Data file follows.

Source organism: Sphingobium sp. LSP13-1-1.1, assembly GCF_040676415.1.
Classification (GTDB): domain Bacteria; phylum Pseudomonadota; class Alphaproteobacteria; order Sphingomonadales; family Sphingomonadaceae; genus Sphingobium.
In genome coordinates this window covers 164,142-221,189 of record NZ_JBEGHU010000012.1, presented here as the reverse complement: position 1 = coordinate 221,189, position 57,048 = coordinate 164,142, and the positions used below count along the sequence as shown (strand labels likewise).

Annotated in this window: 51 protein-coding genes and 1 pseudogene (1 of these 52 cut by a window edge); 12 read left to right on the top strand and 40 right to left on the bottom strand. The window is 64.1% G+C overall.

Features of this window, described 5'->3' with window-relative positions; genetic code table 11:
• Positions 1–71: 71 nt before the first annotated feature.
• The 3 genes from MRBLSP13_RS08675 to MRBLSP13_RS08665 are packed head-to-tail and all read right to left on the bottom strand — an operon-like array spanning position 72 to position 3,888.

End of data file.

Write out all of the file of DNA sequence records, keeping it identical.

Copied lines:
Source organism: Sphingobium sp. LSP13-1-1.1, assembly GCF_040676415.1.
Classification (GTDB): domain Bacteria; phylum Pseudomonadota; class Alphaproteobacteria; order Sphingomonadales; family Sphingomonadaceae; genus Sphingobium.
In genome coordinates this window covers 164,142-221,189 of record NZ_JBEGHU010000012.1, presented here as the reverse complement: position 1 = coordinate 221,189, position 57,048 = coordinate 164,142, and the positions used below count along the sequence as shown (strand labels likewise).

Annotated in this window: 51 protein-coding genes and 1 pseudogene (1 of these 52 cut by a window edge); 12 read left to right on the top strand and 40 right to left on the bottom strand. The window is 64.1% G+C overall.

Features of this window, described 5'->3' with window-relative positions; genetic code table 11:
• Positions 1–71: 71 nt before the first annotated feature.
• The 3 genes from MRBLSP13_RS08675 to MRBLSP13_RS08665 are packed head-to-tail and all read right to left on the bottom strand — an operon-like array spanning position 72 to position 3,888.